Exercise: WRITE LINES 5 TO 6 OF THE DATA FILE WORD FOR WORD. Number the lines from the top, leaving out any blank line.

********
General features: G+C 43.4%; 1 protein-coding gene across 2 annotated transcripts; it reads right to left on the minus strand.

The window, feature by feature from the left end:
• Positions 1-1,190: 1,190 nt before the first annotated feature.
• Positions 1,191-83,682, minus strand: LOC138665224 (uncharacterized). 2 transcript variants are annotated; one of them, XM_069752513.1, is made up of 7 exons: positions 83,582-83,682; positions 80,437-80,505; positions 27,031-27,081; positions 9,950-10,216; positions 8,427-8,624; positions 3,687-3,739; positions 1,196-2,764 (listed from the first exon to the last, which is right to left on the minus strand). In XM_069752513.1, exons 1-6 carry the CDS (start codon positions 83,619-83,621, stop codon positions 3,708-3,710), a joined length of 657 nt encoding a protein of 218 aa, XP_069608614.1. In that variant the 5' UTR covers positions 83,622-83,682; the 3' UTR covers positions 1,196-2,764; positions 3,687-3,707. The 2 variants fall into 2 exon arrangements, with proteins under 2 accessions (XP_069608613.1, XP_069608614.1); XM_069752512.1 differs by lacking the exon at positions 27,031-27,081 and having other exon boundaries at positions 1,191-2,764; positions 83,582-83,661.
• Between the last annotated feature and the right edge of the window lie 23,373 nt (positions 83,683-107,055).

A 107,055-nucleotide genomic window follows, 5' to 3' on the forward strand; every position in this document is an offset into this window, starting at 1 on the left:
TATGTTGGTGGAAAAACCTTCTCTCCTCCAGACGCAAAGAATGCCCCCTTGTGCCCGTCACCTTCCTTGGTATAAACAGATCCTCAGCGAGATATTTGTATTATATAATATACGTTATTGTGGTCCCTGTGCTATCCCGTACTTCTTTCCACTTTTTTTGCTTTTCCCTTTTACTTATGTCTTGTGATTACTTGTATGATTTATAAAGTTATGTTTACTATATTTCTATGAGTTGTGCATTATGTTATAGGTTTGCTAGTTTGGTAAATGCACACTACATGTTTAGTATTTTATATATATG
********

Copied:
• Between the last annotated feature and the right edge of the window lie 23,373 nt (positions 83,683-107,055).

A 107,055-nucleotide genomic window follows, 5' to 3' on the forward strand; every position in this document is an offset into this window, starting at 1 on the left: